Posted on 23 Dec 2014 22:32
Hampton Creek, the company behind Just Mayo, a product that is not mayonnaise, just got out of a lawsuit filed by Unilever, the maker of Hellmann's Real Mayonnaise, on the grounds that the name of Just Mayo is false advertising since the product contains no egg, and thus does not fit the definition of mayo. Unilever said that this false advertising was stealing market share from Hellmann's, one of the first commercial mayonnaise brands.
Unilever has dropped its lawsuit so that "Hampton Creek can address its label directly with industry groups and regulatory authorities." They may well have dropped the lawsuit due to too many folks calling it 'frivolous.' This is, of course, a typical Goliath response, where the public automatically sides with the small company against the giant one. Apparently, many consumers would rather be duped by label-decorating bullshit than to see a big company win a lawsuit against a small one.
What is Mayonnaise, Legally?
So, what is the legal definition of mayonnaise? Well, when we say legal definition we are referring to the Standard of Identity for mayonnaise as set forth by the Code of Federal Regulations Title 21. The Code of Federal Regulations, or CFR, is a codification of the general and permanent rules set forth by executive departments and agencies of the federal government. Title 21 of the CFR is reserved for the Food and Drug Administration (FDA).
The standard of identity for mayonnaise is found in Title 21, Chapter I, Subchapter B, Part 169: Food Dressings and Flavorings.
Mayonnaise is the emulsified semisolid food prepared from vegetable oil(s), one or both of the acidifying ingredients specified in paragraph (b) of this section, and one or more of the egg yolk-containing ingredients specified in paragraph (c) of this section. One or more of the ingredients specified in paragraph (d) of this section may also be used. The vegetable oil(s) used may contain an optional crystallization inhibitor as specified in paragraph (d)(7) of this section. All the ingredients from which the food is fabricated shall be safe and suitable. Mayonnaise contains not less than 65 percent by weight of vegetable oil. Mayonnaise may be mixed and packed in an atmosphere in which air is replaced in whole or in part by carbon dioxide or nitrogen.
The egg-yolk-containing ingredients do not have to be fresh whole eggs. They can be liquid egg yolks, frozen whole eggs, dried whole eggs, or any combination of these with liquid egg whites or frozen egg white.
Vinegar or lemon juice may be used, and any spice can be used to flavor the mayonnaise except for saffron or turmeric, since either of those could give the mayonnaise a color similar to the color given by the egg yolk. You'll notice that Just Mayo contains beta carotene. Beta carotene is a pigment with a red-orange color. Mayonnaise cannot use any sort of colorant.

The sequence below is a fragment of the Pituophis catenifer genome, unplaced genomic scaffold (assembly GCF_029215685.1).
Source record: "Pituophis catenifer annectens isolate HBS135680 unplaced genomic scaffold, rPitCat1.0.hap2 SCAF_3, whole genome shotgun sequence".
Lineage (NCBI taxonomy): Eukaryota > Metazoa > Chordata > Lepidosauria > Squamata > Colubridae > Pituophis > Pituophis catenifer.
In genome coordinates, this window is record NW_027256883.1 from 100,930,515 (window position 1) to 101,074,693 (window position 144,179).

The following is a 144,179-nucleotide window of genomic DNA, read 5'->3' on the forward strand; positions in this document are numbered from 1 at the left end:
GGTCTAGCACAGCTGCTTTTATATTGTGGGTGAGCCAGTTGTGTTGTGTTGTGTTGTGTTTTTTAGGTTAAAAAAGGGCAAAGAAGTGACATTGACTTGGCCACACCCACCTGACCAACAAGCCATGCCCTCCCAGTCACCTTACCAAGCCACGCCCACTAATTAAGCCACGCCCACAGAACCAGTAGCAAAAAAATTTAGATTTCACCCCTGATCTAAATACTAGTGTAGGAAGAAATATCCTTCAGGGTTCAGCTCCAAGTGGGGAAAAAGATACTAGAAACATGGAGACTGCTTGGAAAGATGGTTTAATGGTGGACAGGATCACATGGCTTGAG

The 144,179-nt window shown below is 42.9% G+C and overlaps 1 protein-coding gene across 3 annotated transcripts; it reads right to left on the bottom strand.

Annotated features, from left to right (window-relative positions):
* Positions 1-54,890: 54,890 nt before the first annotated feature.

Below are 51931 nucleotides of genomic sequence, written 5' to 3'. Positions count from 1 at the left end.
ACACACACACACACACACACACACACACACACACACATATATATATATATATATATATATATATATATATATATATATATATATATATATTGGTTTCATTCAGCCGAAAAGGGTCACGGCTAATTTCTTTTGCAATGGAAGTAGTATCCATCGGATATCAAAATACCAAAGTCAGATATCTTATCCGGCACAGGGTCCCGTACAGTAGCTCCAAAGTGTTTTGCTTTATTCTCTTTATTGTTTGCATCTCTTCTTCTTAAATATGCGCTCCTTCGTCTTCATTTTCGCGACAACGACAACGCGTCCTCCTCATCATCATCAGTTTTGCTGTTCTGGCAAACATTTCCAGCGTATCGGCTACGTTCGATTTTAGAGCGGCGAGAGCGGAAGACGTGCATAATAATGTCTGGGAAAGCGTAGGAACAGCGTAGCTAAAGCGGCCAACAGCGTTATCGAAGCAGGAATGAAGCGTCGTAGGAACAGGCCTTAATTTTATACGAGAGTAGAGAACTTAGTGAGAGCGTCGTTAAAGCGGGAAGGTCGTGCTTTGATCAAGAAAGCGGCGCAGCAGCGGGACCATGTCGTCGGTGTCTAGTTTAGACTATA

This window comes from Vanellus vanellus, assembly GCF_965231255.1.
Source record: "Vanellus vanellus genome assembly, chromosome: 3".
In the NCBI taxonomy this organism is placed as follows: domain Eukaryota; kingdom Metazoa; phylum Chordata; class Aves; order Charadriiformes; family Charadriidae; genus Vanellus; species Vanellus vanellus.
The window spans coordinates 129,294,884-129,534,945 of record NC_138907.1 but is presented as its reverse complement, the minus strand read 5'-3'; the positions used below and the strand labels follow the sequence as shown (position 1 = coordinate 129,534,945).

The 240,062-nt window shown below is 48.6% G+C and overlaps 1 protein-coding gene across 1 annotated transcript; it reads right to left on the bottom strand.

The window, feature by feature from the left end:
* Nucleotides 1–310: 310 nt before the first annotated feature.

The code also lists the nomenclature. In other words, it sets out what the product is called. The name of the food is "Mayonnaise." It is not mayo, at least not legally. This means that there is no standard of identity for mayo. The word is not legally defined. Regardless, mayo has an identity. It is short for mayonnaise.
Why is a Standard of Identity for Mayonnaise or Other Products Important?
Many clueless articles have been written about this "mayo" controversy, claiming that the lawsuit is just Hellmann's way of protecting a "mayonnaise monopoly." This is completely ignorant and is a theory put forth by people who have no idea why a standard of identity for food products exists. Is it to protect the food industry from unfair competition? YES. But it is also to protect you, the consumer, from not having any clue what a food product might actually be when you purchase it. Imagine if "peanut butter" could be anything at all, even something that did not contain peanuts? How would you like having to figure out which of hundreds of products was actually "a butter made from peanuts?"
Standards of identity matter in the food business. Anyone claiming that such legal definitions are silly does not know what he or she is talking about. There is absolutely nothing 'weird' about such a question arising. These questions arise quite often, in fact. Making it a philosophy problem is what is silly. Technical definitions exist for a very concrete reason.
Fake Mayo Responds
So what did Hampton Creek say, after the lawsuit was withdrawn? In their typical self-righteous way they said that not only were they having "positive" conversations with industry groups and government officials, but the lawsuit had been a boon to them by helping them "get their story out." CEO Josh Tetrick also said that Unilever is "a classy bunch of people who realized that this isn't aligned with their corporate ethos."
Ethos is a fancy marketing-speak for "character." In other words, he is saying that the suit was not in line with their guiding principles. Again, we see philosophy replacing actual concrete terms like mayonnaise.
What is Just Mayo?